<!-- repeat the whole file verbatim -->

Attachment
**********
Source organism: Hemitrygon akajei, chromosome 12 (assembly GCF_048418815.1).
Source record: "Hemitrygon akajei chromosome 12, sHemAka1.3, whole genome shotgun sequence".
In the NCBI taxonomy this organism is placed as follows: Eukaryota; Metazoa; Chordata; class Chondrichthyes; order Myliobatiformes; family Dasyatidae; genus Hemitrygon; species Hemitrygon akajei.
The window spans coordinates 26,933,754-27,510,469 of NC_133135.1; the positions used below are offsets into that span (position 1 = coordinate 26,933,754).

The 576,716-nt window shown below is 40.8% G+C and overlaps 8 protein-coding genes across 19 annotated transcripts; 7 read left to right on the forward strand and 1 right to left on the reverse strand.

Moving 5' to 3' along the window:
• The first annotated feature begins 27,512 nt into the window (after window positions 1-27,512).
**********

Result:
Source organism: Hemitrygon akajei, chromosome 12 (assembly GCF_048418815.1).
Source record: "Hemitrygon akajei chromosome 12, sHemAka1.3, whole genome shotgun sequence".
In the NCBI taxonomy this organism is placed as follows: Eukaryota; Metazoa; Chordata; class Chondrichthyes; order Myliobatiformes; family Dasyatidae; genus Hemitrygon; species Hemitrygon akajei.
The window spans coordinates 26,933,754-27,510,469 of NC_133135.1; the positions used below are offsets into that span (position 1 = coordinate 26,933,754).

The 576,716-nt window shown below is 40.8% G+C and overlaps 8 protein-coding genes across 19 annotated transcripts; 7 read left to right on the forward strand and 1 right to left on the reverse strand.

Moving 5' to 3' along the window:
• The first annotated feature begins 27,512 nt into the window (after window positions 1-27,512).